Keep your company’s all-stars around for the long haul


In Finance, you see how the

negative effects of employee turnover can impact your daily operations and your bottom line.

When employees leave, it has a domino effect on the rest of the company, explains Danny Nelms of Work Institute. It can “knock down” efficiency, morale, even overall quality of work.

And over time, turnover is becoming more difficult for companies to tackle. Research says one in four staffers will leave their current job within the next year – and cost companies a whopping $6 billion.

4 reasons they leave

To keep your all-stars around, you’ll want to know the typical reasons employees leave and get out in front of them.

Here are some common, preventable reasons good people head for the door that you and other managers should look for:

1. Lack of career development. When employees feel like there’s no room to grow or new skills to learn, they can become discouraged or bored.

You can take a two-pronged approach to combat this one.

First, be sure your performance reviews include career development plans. And during reviews, make growth a big topic of conversation. Ask questions like: “What aspect of your job would you like to focus on more?” or “How do you see your role expanding in the company? What can we do to get you there?”

Second, take a deeper look into continuing education (speakers, seminars, training courses, etc.) as a retention tactic. If employees are engaged and excited about work, they won’t look toward the door.

2. No work-life balance. Life’s hectic. And employees who feel their job takes more than its fair share of time and energy may begin looking for other, more cooperative opportunities.

If your company hasn’t already, you may want to consider offering flex hours or remote work options. It doesn’t have to entail a complete overhaul of your operations. But if coming in 7-4 instead of 8-5 or working from home once a week will make employees’ lives easier, it could help retain them.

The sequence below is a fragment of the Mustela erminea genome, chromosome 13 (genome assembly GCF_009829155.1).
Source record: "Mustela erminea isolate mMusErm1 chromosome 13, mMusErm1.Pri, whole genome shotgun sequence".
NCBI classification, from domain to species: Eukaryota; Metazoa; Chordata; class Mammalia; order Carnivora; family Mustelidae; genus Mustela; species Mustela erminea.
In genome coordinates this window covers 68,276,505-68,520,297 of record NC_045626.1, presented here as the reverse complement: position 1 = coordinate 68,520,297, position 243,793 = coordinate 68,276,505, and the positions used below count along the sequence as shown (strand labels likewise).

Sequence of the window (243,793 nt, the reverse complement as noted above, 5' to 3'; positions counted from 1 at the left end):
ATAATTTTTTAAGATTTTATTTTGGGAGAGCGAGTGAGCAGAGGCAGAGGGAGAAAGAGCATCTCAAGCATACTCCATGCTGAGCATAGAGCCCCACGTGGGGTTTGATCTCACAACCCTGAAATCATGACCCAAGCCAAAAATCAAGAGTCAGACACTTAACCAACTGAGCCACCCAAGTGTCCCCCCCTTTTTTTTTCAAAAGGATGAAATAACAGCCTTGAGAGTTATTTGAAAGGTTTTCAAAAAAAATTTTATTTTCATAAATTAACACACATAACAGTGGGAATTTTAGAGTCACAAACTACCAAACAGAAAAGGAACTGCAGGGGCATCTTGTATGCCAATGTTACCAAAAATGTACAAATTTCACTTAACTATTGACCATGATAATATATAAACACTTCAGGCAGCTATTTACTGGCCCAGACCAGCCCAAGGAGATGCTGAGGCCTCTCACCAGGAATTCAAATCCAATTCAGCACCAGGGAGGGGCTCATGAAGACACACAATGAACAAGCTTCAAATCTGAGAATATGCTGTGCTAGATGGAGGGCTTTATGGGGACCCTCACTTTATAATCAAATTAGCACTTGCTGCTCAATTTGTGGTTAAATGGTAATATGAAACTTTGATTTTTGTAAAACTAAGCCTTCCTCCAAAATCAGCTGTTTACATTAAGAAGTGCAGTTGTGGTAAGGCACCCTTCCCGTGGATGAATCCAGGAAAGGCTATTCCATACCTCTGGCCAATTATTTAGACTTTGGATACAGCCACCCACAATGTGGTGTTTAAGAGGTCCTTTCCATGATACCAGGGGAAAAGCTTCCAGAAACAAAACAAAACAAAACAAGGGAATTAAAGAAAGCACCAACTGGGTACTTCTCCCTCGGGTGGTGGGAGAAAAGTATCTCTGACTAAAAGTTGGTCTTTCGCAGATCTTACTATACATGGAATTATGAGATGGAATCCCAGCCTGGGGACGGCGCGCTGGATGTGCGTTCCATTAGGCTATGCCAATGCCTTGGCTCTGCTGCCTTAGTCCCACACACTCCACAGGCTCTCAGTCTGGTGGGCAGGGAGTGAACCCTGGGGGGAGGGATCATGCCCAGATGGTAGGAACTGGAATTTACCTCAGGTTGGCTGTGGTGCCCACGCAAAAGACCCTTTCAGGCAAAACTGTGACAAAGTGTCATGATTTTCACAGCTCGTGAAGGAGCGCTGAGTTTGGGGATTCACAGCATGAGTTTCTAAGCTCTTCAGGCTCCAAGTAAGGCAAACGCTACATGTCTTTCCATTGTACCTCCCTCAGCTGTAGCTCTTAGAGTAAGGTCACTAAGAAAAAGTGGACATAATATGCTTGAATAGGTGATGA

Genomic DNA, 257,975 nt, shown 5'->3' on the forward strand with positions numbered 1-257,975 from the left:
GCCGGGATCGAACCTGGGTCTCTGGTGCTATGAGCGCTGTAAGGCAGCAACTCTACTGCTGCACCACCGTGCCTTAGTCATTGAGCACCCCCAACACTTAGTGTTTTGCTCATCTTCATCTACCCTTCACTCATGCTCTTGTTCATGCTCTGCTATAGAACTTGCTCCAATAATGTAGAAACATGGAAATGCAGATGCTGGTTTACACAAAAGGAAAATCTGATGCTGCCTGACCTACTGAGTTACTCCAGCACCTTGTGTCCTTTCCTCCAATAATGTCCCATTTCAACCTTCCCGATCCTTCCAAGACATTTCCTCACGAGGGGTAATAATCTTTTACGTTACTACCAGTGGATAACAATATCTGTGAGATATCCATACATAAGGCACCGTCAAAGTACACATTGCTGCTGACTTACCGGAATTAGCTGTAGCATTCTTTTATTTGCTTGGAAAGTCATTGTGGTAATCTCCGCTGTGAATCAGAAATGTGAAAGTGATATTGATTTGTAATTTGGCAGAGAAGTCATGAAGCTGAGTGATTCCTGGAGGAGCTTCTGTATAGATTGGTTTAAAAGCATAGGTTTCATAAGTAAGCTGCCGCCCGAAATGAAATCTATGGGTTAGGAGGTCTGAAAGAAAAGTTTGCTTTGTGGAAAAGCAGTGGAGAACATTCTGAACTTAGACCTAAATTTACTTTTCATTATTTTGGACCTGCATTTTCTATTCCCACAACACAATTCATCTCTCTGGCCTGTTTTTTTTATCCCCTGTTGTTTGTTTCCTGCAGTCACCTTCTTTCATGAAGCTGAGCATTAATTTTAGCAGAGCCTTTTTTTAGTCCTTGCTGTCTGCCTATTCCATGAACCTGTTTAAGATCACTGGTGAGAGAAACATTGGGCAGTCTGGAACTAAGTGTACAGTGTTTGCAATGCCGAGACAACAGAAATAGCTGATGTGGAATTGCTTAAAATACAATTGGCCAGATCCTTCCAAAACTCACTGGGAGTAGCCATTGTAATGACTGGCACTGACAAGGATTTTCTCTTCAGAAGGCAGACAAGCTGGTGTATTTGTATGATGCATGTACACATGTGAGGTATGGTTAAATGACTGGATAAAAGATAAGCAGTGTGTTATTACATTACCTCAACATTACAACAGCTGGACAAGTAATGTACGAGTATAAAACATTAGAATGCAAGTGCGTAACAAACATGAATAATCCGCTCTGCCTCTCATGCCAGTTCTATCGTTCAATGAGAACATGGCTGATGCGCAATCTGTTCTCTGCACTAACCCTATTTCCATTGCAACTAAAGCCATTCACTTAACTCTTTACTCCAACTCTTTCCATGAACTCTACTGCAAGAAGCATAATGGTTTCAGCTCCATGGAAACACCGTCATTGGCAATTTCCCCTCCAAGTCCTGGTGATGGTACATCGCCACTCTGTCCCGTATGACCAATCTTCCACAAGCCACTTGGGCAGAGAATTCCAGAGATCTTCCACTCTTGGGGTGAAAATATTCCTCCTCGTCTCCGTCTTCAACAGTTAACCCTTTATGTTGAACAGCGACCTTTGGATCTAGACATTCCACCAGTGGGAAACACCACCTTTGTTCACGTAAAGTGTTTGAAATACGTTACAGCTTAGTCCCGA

3. Personal reasons. Sometimes, employees may need more flexibility or time to deal with medical, family or other personal issues.

That’s why it’s beneficial to always have a pulse on your team’s lives outside of work, even if it’s just checking in with questions like “How’s the family?” and “Everything good?” Not only does it show you care, but it also gives employees an opportunity to speak up if there is an issue.

And when issues do arise, show you’re there to help. A brief complication isn’t worth losing a great employee forever. You can even pull in HR to talk about temporary adjustments that could make the situation more manageable for everyone.

4. Subpar compensation and benefits. No surprise, many staffers leave positions because the salary and perks aren’t cutting it for them.

You have key insight into your company’s financial standings, so you know when’s a good time to allow for a small raise or bonus for hardworking employees.

In terms of benefits, make sure employees are educated on and see the monetary value of what your company offers. Help them understand and take advantage of all that’s available – retirement plans, health insurance, tuition assistance, etc.

And when there’s just no room in the budget for bigger bonuses or more perks? Find other ways to compensate employees, whether that’s bringing in coffee one morning or letting them leave early on Fridays. Sprinkling in those gestures regularly can go a long way to bolster morale and keep employees happy right where they are.

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